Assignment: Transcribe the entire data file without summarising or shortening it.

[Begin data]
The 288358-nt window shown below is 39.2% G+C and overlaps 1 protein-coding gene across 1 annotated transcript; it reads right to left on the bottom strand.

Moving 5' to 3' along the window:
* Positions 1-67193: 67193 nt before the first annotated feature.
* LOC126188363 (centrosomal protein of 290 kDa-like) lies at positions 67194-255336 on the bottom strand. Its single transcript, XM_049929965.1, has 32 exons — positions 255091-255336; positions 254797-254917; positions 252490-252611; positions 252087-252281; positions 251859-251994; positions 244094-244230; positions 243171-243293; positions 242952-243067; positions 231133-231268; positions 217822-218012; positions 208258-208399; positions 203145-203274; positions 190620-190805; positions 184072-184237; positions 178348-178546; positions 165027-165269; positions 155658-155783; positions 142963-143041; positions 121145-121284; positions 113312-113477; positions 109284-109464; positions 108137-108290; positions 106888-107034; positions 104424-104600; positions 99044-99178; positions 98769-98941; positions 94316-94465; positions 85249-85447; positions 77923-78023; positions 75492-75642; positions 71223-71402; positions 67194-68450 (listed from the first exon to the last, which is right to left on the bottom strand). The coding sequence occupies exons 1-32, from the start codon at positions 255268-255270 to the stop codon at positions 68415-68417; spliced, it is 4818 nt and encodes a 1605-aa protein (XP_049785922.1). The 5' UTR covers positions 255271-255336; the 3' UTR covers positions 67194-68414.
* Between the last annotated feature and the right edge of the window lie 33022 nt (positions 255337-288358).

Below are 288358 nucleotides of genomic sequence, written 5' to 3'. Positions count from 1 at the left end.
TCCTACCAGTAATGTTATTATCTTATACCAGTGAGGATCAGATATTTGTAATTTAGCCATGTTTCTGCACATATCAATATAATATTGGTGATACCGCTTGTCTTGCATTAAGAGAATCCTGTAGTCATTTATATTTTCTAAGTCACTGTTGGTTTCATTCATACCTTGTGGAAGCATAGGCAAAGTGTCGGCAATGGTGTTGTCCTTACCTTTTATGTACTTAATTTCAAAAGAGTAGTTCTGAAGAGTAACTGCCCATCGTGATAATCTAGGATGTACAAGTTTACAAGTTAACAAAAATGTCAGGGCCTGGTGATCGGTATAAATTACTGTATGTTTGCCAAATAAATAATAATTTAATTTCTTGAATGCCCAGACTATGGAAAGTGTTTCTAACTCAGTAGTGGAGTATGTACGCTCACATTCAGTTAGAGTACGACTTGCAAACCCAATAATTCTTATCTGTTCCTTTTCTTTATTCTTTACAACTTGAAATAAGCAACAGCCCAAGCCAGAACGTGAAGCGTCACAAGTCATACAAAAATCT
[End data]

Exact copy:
The 288358-nt window shown below is 39.2% G+C and overlaps 1 protein-coding gene across 1 annotated transcript; it reads right to left on the bottom strand.

Moving 5' to 3' along the window:
* Positions 1-67193: 67193 nt before the first annotated feature.
* LOC126188363 (centrosomal protein of 290 kDa-like) lies at positions 67194-255336 on the bottom strand. Its single transcript, XM_049929965.1, has 32 exons — positions 255091-255336; positions 254797-254917; positions 252490-252611; positions 252087-252281; positions 251859-251994; positions 244094-244230; positions 243171-243293; positions 242952-243067; positions 231133-231268; positions 217822-218012; positions 208258-208399; positions 203145-203274; positions 190620-190805; positions 184072-184237; positions 178348-178546; positions 165027-165269; positions 155658-155783; positions 142963-143041; positions 121145-121284; positions 113312-113477; positions 109284-109464; positions 108137-108290; positions 106888-107034; positions 104424-104600; positions 99044-99178; positions 98769-98941; positions 94316-94465; positions 85249-85447; positions 77923-78023; positions 75492-75642; positions 71223-71402; positions 67194-68450 (listed from the first exon to the last, which is right to left on the bottom strand). The coding sequence occupies exons 1-32, from the start codon at positions 255268-255270 to the stop codon at positions 68415-68417; spliced, it is 4818 nt and encodes a 1605-aa protein (XP_049785922.1). The 5' UTR covers positions 255271-255336; the 3' UTR covers positions 67194-68414.
* Between the last annotated feature and the right edge of the window lie 33022 nt (positions 255337-288358).

Below are 288358 nucleotides of genomic sequence, written 5' to 3'. Positions count from 1 at the left end.
TCCTACCAGTAATGTTATTATCTTATACCAGTGAGGATCAGATATTTGTAATTTAGCCATGTTTCTGCACATATCAATATAATATTGGTGATACCGCTTGTCTTGCATTAAGAGAATCCTGTAGTCATTTATATTTTCTAAGTCACTGTTGGTTTCATTCATACCTTGTGGAAGCATAGGCAAAGTGTCGGCAATGGTGTTGTCCTTACCTTTTATGTACTTAATTTCAAAAGAGTAGTTCTGAAGAGTAACTGCCCATCGTGATAATCTAGGATGTACAAGTTTACAAGTTAACAAAAATGTCAGGGCCTGGTGATCGGTATAAATTACTGTATGTTTGCCAAATAAATAATAATTTAATTTCTTGAATGCCCAGACTATGGAAAGTGTTTCTAACTCAGTAGTGGAGTATGTACGCTCACATTCAGTTAGAGTACGACTTGCAAACCCAATAATTCTTATCTGTTCCTTTTCTTTATTCTTTACAACTTGAAATAAGCAACAGCCCAAGCCAGAACGTGAAGCGTCACAAGTCATACAAAAATCT